DES MOINES, Iowa -- On a lazy summer day, Iowa became the epicenter of American politics, testament to the critical role it may play in November in determining the shape of the new House and Senate, and its position as the state that will begin the presidential nominating process in 2004.
As Iowans gobbled cotton candy and lined up for the big tractor pull at the Iowa State Fair, the politicians argued over the issue that has become central to the midterm elections: the state of the economy. President Bush continued to offer words of encouragement about the struggling economy.
"We might hit a bump in the road, but that road's going to smooth out and people are going to have the economic security they want here in America," he said. "We're not going to rest until the security is throughout the entire country."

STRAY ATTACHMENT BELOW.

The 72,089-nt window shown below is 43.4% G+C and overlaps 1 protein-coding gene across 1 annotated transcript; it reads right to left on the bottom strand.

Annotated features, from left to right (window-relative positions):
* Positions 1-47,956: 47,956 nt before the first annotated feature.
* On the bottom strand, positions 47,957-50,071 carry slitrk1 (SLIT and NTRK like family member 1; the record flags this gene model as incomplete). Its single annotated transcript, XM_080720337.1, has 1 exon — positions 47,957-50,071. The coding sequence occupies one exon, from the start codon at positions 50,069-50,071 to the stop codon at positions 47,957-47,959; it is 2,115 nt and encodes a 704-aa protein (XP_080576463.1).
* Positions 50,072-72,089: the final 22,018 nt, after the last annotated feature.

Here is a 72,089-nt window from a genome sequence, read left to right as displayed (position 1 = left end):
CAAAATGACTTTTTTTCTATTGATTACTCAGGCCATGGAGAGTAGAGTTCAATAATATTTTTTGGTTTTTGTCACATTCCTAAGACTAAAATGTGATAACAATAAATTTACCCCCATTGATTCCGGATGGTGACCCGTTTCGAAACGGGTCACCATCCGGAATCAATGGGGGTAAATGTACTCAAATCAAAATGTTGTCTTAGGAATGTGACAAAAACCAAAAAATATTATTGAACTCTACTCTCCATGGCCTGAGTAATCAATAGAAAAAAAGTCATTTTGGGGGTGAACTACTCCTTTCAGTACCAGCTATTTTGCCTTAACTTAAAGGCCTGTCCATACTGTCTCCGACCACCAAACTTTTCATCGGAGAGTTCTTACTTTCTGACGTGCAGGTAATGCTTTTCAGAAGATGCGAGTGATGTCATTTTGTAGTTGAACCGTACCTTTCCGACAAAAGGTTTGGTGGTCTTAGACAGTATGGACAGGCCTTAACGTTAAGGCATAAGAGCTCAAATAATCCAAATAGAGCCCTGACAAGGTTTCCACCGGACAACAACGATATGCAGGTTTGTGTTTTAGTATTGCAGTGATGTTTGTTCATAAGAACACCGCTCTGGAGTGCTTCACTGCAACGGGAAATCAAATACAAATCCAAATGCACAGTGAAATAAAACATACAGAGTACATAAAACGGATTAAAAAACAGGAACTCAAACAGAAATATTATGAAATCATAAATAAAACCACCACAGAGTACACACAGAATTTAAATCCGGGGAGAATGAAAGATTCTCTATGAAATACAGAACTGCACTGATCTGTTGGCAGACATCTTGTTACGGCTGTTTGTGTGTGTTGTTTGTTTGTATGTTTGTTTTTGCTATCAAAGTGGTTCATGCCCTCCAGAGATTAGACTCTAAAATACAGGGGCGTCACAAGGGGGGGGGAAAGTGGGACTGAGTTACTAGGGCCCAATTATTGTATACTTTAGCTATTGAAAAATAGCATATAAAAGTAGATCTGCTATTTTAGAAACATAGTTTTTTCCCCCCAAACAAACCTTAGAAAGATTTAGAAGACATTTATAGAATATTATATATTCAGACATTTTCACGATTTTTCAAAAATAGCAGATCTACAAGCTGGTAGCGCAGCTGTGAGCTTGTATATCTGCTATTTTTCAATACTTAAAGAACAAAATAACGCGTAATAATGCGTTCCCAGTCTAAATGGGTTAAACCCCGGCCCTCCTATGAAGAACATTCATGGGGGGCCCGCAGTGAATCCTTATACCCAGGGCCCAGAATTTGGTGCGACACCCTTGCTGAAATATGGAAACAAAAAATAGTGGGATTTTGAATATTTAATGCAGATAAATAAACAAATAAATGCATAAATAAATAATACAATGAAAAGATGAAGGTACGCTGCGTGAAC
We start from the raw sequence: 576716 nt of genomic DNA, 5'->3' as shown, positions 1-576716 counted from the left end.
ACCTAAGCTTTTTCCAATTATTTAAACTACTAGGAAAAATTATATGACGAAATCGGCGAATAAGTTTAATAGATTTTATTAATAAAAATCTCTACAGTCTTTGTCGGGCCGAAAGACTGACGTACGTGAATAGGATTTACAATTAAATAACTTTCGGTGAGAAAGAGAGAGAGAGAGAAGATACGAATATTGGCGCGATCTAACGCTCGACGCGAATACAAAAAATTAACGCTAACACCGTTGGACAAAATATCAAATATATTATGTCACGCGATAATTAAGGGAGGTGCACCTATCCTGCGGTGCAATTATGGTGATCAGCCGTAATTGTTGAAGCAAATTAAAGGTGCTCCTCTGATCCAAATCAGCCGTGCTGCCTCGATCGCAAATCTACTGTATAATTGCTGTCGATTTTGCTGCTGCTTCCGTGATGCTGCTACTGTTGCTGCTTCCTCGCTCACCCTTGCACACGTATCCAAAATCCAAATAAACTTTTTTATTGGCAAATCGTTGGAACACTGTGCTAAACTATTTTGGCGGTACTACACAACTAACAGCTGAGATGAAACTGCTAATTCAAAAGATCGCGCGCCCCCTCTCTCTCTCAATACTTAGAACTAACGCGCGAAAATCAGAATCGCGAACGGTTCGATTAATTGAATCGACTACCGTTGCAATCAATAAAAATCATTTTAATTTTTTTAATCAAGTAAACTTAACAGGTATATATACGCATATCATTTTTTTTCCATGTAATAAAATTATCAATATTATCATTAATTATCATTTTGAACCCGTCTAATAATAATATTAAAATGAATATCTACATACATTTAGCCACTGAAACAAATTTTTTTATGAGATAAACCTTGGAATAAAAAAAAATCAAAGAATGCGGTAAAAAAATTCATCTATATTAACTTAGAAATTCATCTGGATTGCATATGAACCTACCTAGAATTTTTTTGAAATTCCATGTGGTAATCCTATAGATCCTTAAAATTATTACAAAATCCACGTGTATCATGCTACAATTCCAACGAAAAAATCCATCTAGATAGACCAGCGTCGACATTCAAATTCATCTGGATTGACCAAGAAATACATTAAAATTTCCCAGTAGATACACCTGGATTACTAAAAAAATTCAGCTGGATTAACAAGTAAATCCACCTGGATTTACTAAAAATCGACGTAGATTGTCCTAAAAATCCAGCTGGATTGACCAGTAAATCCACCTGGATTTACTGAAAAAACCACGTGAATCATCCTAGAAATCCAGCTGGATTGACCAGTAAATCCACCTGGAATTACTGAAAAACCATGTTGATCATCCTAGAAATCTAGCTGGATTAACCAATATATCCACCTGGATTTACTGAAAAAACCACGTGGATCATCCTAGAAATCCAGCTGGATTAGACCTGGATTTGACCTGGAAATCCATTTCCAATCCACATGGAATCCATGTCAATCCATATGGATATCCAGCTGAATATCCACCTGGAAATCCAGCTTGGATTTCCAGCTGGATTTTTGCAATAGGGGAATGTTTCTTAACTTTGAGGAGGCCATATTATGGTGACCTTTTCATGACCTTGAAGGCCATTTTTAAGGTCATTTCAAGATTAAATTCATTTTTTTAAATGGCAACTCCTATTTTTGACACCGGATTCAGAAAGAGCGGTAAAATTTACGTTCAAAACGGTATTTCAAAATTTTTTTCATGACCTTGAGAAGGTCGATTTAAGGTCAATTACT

Bush didn't have the political arena to himself. Two potential rivals for the White House in 2004 -- House Minority Leader Dick Gephardt, D-Mo., and Sen. Joseph Lieberman, D-Conn. -- also worked the fairgrounds on behalf of Iowa Democratic candidates -- and themselves.
Gephardt, campaigning alongside Sen. Tom Harkin, D-Iowa, dismissed the Waco, Texas, economic forum Bush held yesterday and called for more than promises. "I thought it was a great PR exercise and a spirited defense of the president's economic policies, and I don't think that's what we need," Gephardt said. "What we need is an honest appraisal of what's happening and then coming together between the parties and between the Congress and the president on a new policy."
Bush arrived after a stop in Wisconsin campaigning for Gov. Scott McCallum.
Leiberman arrived at the fairgrounds shortly after Bush departed and picked up where Gephardt had left off. Campaigning for Iowa Gov. Tom Vilsack (D), he called the Waco event "more of a valley than a summit."